In our blog series we have focused on institutional abuse - abuse in sport, abuse in religion and abuse in the military.
The entertainment industry is another forum which has had the spotlight on it, exposing the prevalence of sexual abuse and sexual assaults. Here I look at both perpetrators and victims of institutional abuse within the seemingly glamorous world of entertainment.
The wide scale media coverage given to the Jimmy Savile scandal triggered a flood of allegations made by hundreds of victims, many of whom were children, throughout 2011 and 2012.
For so many of Savile’s victims their experiences had been their own ‘dark secret’ for decades as they were convinced that no one would believe them. And they were probably right. The dazzle and power of Savile's fame paralysed and blinded everyone.
Indeed it was the Jimmy Savile revelations following his death in 2011 which became the trailblazer for disclosures of sexual abuse and assaults on a herculean scale, extending deep into the entertainment industry, and beyond.
Perpetrators and victims
Perpetrators included: Rolf Harris, previously the darling of family and children’s TV, who was disgraced when sentenced to nearly 6 years in prison on being found guilty of 12 indecent assaults against four girls. In 2013 and 2014 the ex BBC broadcaster Stuart Hall was prosecuted for similar offences against girls. The public relations guru Max Clifford was found guilty of eight charges of indecent assault against women and girls as young as 15 in 2014, the offences having taken place years ago, between 1977 and 1985. Gary Glitter was jailed at Southwark Crown Court for 16 years in February 2015 for sexually abusing three young girls between 1975 and 1980.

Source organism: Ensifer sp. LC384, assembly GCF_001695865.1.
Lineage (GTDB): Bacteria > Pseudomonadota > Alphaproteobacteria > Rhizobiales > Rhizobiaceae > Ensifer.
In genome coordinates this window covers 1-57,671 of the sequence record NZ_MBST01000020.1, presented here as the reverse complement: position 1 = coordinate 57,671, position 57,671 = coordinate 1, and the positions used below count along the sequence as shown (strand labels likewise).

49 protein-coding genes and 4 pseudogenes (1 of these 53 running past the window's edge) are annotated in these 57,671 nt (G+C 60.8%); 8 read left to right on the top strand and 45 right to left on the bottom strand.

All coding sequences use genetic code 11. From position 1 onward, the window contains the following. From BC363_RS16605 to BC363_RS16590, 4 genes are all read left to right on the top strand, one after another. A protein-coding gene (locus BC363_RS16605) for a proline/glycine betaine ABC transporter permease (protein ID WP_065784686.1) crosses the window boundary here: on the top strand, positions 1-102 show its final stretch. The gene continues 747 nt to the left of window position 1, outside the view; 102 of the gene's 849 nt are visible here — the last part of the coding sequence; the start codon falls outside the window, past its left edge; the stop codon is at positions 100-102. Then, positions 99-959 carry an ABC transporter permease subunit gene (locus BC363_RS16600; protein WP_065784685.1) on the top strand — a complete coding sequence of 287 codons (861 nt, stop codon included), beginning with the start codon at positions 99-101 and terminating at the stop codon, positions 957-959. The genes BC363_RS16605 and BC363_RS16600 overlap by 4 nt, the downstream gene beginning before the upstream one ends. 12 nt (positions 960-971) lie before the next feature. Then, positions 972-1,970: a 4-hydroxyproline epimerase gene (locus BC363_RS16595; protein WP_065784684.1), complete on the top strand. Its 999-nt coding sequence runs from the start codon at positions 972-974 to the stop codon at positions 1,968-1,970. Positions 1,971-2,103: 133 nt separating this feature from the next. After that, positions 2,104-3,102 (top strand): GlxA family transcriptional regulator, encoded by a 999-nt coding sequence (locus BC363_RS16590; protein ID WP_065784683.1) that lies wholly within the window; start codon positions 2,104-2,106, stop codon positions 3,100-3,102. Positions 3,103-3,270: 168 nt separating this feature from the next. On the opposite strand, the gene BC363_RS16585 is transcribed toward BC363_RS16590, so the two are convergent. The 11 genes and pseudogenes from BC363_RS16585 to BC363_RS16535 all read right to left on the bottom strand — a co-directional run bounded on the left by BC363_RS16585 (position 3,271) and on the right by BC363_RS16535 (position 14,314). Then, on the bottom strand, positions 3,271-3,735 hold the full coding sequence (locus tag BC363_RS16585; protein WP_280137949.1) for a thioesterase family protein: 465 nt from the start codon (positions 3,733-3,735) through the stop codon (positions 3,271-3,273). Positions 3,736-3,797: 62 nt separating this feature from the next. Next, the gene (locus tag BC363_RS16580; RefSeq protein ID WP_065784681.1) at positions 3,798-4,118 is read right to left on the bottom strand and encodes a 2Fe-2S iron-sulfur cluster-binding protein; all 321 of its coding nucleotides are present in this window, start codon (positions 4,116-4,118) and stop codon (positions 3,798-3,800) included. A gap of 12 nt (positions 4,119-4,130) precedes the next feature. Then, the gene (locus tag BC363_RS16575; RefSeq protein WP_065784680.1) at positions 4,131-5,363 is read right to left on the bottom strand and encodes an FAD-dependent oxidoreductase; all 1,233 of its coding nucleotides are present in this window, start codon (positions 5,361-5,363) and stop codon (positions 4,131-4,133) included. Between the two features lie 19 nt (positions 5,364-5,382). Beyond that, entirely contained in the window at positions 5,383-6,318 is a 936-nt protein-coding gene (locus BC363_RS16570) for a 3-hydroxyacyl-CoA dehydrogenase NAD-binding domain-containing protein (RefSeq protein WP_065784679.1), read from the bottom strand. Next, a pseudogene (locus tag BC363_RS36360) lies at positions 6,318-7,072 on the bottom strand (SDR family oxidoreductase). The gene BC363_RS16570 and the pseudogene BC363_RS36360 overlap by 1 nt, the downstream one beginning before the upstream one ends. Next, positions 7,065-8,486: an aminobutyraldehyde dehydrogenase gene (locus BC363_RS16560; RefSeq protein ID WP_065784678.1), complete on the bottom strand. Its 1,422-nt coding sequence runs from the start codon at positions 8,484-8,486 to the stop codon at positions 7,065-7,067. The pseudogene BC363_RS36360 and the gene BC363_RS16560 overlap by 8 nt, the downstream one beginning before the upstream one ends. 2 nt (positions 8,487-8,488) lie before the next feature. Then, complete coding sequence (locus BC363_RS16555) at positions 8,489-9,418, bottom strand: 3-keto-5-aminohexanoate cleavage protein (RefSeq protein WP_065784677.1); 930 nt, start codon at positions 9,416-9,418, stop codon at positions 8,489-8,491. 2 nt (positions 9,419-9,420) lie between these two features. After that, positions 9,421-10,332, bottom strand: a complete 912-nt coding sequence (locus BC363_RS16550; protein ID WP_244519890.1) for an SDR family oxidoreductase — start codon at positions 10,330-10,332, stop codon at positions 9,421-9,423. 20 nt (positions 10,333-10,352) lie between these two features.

Other stars have been at the receiving end of sexual assault allegations but have not been convicted – Coronation Street actor Bill Roache was acquitted after trial, and more recently across the pond, comedian Bill Cosby’s trial for aggravated sexual assault ended when the jury could not reach a consensus.
Celebrities who have been found guilty of sexual offences, or against whom allegations have been made, are simply too numerous to list.
Taylor Swift ranks as one of the notable recent victims of sexual assault. She famously recently won a civil case against an ex-DJ David Mueller, who she alleged grabbed her bottom under her skirt during a pre-concert photo shoot in 2013.
She was awarded a symbolic $1 in compensation, and has pledged to donate to organisations that help defend sexual assault victims. Following the civil trial her lawyer Douglas Baldridge said of it: “It gives courage and inspiration to people, not just women, to have the courage to draw a line, and know where those lines are, of mutual respect to all people”.
He said that Swift asked only for $1 because she did not want to bankrupt Mueller, but rather use this case to send a message to all women that “they will decide what will be tolerated with their body”. Such intention is indeed commendable.
Drama clubs and TV/theatrical production companies
But abuse in the entertainment industry is not limited to the higher circles of those who hold celebrity status. Drama clubs, TV and theatrical production companies can also hold potential for abuse of a sexual nature.
This firm has acted for a victim who was groomed by her drama teacher, almost 20 years her senior, from the age of around 12. She finally entered into a sexual relationship with him at 14, which continued for about 5 years.